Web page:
In the secure RAM 430, the memory map is as shown by element 435, and consists of various stacks and heaps referred to when executing code in the secure domain on the CPU 400. The relevant page table entries for these memory regions mark them as readable/writable.

Since the use of the write control register to set various of the system control registers as read only when the disable signal is set ensures that the location of the page tables cannot be altered, the page tables themselves are marked as read only, and the relevant page table entries for the part of the memory map 425 mark that part as read only, then logically the CPU 400 is not able to alter the content of the secure RAM 420. However, other bus masters, such as a DMA, which can access the secure RAM 420 without reference to the page tables, may attempt a write access to the secure RAM 420. Additionally, there is still the possibility that unauthorised or hacked software executing in the secure domain on the CPU 400 may exploit a hardware and/or software loophole to seek to write to an address within the secure RAM 420. An access request issued by the CPU 400 or another bus master when executing in the secure domain may in that event be routed over bus 405 to the decoder 470 which will then issue an enable select signal to either the secure RAM 430 or the secure RAM 420, dependent on the address. Whilst write accesses to the secure RAM 430 are intended to be allowed, the code in the secure RAM 420 is intended to be read only, and accordingly as a further security measure it would be desirable in certain situations to prevent that RAM 420 being enabled if a write access is attempted to it.

In accordance with one example embodiment, this is achieved by re-using the disable signal generated by the disable control logic. The disable control logic is illustrated by the elements 460, 465 in FIG. 5. As will be appreciated, if a lock signal initially takes a logic zero value following a reset, and that lock signal is routed as one input to the OR gate 465, this will cause the output from the register 460 to be at a logic zero value, i.e. indicating a clear disable signal. From the earlier discussion of FIG. 1, this will allow the write control register and system control registers within the CPU to be written to by secure software executing on the CPU 400. Subsequently, the disable signal will be set by issuing a lock value to the OR gate 465 having a logic one value. Thereafter, due to the feedback loop from the output of the register 460 to the other input of the OR gate 465, even if that lock signal were subsequently returned to a logic zero value, the output from the register 460 would still stay at a logic one value until such time as a reset signal is issued, as discussed earlier this reset signal being issued by a system controller 55 which may employ some cryptographic process to authenticate any requests for a reset.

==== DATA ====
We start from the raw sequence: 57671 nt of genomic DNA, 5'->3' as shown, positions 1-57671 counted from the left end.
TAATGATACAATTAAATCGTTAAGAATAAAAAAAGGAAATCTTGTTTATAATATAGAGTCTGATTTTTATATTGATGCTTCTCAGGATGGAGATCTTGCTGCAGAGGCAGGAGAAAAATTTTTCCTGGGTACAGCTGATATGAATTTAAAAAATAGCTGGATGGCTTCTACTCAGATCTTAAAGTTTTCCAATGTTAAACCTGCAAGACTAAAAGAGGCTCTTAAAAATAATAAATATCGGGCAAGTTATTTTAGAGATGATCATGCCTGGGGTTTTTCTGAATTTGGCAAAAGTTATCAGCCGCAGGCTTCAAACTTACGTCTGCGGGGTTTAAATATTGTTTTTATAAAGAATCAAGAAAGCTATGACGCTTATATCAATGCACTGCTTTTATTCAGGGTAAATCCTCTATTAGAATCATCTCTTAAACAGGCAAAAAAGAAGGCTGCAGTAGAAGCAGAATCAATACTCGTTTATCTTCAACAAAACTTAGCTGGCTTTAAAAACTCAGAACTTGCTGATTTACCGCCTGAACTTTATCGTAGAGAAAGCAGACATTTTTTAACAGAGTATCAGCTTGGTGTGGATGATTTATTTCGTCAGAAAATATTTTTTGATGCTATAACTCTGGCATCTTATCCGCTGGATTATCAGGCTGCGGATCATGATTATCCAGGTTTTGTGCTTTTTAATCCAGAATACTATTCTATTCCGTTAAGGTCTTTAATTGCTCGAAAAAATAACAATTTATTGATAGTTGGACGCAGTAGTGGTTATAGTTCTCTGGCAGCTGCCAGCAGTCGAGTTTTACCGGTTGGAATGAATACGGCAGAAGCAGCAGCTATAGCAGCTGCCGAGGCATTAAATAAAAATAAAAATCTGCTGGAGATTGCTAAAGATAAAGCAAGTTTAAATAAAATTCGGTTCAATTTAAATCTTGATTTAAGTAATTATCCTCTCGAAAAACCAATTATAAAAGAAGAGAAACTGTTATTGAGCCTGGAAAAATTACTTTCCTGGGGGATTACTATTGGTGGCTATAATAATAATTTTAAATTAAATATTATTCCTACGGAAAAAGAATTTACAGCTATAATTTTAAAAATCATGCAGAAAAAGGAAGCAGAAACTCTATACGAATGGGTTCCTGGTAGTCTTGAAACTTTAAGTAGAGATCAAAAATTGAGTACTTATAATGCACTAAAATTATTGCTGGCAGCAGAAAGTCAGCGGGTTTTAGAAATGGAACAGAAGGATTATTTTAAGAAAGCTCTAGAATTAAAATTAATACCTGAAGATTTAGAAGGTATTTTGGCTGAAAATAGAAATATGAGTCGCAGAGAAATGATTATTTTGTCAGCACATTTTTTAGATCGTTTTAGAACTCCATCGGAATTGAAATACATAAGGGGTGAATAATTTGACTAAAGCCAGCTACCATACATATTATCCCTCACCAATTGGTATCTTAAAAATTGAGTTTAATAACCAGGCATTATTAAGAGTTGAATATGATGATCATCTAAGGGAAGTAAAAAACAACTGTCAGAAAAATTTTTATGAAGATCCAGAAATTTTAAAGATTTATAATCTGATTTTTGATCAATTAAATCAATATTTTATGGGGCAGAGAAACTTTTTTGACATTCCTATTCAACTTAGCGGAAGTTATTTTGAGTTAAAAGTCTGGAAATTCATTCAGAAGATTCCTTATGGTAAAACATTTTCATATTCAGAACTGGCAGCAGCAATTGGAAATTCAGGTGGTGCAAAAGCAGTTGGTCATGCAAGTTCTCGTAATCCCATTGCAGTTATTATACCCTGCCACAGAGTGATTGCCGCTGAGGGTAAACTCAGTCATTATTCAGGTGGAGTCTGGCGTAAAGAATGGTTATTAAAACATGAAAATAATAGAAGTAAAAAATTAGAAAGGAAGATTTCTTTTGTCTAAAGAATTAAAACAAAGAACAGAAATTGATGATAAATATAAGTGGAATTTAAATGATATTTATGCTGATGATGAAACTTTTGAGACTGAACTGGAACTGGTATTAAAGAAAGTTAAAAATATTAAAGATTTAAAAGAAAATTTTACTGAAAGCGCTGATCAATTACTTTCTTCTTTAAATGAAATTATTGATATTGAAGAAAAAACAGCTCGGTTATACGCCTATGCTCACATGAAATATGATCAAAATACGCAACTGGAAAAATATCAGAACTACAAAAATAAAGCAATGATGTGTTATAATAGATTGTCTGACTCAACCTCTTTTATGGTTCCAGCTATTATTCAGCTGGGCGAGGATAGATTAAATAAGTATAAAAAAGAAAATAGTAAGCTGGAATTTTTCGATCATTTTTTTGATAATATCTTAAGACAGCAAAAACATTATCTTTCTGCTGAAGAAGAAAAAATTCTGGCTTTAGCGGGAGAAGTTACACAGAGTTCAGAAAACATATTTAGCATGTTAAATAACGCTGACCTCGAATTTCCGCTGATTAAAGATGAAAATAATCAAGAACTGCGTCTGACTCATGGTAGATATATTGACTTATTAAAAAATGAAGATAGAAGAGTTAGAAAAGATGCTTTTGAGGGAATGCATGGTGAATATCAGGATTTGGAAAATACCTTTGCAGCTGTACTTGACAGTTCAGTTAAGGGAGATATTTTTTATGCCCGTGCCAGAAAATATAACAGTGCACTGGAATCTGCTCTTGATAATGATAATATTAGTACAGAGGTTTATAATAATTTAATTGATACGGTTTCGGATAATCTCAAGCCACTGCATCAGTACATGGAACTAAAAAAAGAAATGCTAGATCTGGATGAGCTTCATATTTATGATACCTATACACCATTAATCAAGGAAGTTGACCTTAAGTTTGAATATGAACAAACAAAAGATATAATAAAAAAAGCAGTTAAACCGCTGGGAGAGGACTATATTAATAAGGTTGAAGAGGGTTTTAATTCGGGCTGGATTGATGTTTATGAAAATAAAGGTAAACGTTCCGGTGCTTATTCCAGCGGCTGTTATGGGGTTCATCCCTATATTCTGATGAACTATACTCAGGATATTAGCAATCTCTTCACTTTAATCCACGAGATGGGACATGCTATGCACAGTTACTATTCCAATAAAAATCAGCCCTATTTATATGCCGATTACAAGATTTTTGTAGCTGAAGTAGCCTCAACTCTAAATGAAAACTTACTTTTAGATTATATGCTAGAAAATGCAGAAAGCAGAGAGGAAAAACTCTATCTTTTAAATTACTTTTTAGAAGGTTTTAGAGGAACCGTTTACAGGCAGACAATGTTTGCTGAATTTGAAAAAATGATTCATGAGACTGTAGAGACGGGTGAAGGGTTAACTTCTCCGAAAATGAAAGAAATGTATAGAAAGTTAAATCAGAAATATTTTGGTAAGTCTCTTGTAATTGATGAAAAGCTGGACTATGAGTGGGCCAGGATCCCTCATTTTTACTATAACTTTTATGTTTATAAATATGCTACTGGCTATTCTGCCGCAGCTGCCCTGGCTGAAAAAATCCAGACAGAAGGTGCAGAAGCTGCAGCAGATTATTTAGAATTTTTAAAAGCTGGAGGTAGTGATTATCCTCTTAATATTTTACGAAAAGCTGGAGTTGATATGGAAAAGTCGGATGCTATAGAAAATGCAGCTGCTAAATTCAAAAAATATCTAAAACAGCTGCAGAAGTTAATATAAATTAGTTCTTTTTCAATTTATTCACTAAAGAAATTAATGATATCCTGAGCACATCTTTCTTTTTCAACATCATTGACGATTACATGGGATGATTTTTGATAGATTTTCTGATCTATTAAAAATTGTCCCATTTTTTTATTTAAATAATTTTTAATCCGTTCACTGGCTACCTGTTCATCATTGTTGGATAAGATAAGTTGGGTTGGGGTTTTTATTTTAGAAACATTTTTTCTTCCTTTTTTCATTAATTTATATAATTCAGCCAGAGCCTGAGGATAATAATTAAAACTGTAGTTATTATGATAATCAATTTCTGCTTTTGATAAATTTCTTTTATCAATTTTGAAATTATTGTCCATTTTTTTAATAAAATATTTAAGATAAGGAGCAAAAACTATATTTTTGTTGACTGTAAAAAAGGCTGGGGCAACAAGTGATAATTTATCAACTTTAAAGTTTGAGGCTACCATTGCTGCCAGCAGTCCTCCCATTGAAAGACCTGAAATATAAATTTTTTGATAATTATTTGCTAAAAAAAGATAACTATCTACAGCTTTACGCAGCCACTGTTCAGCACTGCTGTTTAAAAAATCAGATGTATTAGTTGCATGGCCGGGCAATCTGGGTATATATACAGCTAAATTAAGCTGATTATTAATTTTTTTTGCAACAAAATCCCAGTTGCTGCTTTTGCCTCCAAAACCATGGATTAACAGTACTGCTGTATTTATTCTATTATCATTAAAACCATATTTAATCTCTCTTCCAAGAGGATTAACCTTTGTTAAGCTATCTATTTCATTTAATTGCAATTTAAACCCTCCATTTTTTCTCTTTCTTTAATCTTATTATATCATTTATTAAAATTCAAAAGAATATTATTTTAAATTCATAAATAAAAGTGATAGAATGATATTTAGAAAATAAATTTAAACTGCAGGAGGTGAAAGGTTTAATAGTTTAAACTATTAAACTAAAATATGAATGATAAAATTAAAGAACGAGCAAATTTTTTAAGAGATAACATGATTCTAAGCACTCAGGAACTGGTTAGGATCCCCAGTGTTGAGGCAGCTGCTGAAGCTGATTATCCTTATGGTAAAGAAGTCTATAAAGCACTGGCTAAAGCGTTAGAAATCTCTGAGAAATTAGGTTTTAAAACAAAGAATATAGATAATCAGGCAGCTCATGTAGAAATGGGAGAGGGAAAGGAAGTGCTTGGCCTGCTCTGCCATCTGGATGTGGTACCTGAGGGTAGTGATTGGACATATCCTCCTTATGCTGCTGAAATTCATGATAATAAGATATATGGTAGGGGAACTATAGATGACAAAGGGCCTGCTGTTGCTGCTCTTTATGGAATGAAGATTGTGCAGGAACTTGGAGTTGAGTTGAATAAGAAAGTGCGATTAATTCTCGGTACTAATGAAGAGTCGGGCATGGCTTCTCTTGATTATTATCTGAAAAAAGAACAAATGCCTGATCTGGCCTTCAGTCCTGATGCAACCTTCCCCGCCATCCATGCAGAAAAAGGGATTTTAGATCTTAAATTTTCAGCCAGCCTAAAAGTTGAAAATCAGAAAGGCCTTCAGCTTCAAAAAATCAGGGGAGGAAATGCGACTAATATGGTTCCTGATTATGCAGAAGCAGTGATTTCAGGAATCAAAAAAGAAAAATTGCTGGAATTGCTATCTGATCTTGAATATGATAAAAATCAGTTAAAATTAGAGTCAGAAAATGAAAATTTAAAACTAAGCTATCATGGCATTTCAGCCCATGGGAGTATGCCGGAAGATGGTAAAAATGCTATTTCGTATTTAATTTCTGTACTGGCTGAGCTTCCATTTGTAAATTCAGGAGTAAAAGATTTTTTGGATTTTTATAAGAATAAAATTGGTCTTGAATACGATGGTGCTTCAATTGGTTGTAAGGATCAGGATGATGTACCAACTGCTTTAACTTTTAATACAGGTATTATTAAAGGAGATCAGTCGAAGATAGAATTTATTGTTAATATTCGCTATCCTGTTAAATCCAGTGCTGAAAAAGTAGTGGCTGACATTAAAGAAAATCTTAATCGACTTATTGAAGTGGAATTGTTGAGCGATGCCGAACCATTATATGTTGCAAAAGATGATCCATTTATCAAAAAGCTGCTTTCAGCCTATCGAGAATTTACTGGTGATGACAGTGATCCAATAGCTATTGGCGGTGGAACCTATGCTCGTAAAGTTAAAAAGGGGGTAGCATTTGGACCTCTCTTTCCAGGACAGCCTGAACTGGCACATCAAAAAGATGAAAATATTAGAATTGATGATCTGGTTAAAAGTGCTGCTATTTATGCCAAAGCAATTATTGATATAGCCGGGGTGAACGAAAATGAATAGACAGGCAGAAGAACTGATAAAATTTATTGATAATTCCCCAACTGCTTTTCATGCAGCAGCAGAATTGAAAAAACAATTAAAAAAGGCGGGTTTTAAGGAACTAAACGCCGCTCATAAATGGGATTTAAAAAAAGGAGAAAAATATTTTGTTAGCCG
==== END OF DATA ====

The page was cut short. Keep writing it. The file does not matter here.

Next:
As can be seen from FIG. 5, the disable signal is routed as one input to both AND gate 445 and NAND gate 440. The other input of both gates 445 and 440 is formed by an inverted version of a read or not-write signal, where the read or the write signal take a logic one value when a read or a write access request is issued, respectively. Considered NAND gate 440, it will be appreciated that if a read request is issued, the inversion of the read signal at the input to the NAND gate will ensure that even when the disable signal is set, the output from the NAND gate is a logic one value and as a result if the decoder issues a set select signal to the AND gate 450, this enable signal will be passed on to the secure RAM 420 to enable the read to take place.

However, if a write access request is made, then the inverter at the input to NAND gate 440 will ensure that that input to the NAND gate is a logic one value. Accordingly, if at the same time the disable signal is set, both inputs to the NAND gate will be a logic one value, and accordingly a logic zero value will be output from the NAND gate 440, which will cause a logic zero value to be output from AND gate 450 irrespective of the enable signal generated by the decoder 470. Accordingly, by this mechanism, write qualifying logic formed by the NAND gate 440 and AND gate 450 will prevent a write access to the secure RAM 420 when the disable signal is set, and as such the RAM 420 can be considered to be a “secured” secure RAM. This hence provides an additional level of security for the RAM 420.